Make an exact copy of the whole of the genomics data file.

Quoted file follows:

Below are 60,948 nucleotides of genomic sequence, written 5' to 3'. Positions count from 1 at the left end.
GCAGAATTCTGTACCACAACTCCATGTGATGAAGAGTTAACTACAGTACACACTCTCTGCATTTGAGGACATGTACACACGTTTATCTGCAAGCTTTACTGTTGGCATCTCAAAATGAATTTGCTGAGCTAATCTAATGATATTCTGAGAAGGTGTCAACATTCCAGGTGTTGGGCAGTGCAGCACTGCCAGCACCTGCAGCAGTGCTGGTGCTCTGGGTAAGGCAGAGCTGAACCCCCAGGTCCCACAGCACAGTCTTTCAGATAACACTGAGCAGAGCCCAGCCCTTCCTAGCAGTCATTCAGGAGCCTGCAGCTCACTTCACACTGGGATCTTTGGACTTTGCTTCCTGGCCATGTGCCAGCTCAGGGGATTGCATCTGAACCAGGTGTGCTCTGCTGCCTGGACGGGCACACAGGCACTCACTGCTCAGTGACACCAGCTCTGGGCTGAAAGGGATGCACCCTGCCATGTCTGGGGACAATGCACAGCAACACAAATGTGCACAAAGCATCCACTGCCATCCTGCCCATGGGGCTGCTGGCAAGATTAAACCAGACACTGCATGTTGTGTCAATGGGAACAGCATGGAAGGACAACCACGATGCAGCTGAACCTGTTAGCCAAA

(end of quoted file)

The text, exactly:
Below are 60,948 nucleotides of genomic sequence, written 5' to 3'. Positions count from 1 at the left end.
GCAGAATTCTGTACCACAACTCCATGTGATGAAGAGTTAACTACAGTACACACTCTCTGCATTTGAGGACATGTACACACGTTTATCTGCAAGCTTTACTGTTGGCATCTCAAAATGAATTTGCTGAGCTAATCTAATGATATTCTGAGAAGGTGTCAACATTCCAGGTGTTGGGCAGTGCAGCACTGCCAGCACCTGCAGCAGTGCTGGTGCTCTGGGTAAGGCAGAGCTGAACCCCCAGGTCCCACAGCACAGTCTTTCAGATAACACTGAGCAGAGCCCAGCCCTTCCTAGCAGTCATTCAGGAGCCTGCAGCTCACTTCACACTGGGATCTTTGGACTTTGCTTCCTGGCCATGTGCCAGCTCAGGGGATTGCATCTGAACCAGGTGTGCTCTGCTGCCTGGACGGGCACACAGGCACTCACTGCTCAGTGACACCAGCTCTGGGCTGAAAGGGATGCACCCTGCCATGTCTGGGGACAATGCACAGCAACACAAATGTGCACAAAGCATCCACTGCCATCCTGCCCATGGGGCTGCTGGCAAGATTAAACCAGACACTGCATGTTGTGTCAATGGGAACAGCATGGAAGGACAACCACGATGCAGCTGAACCTGTTAGCCAAA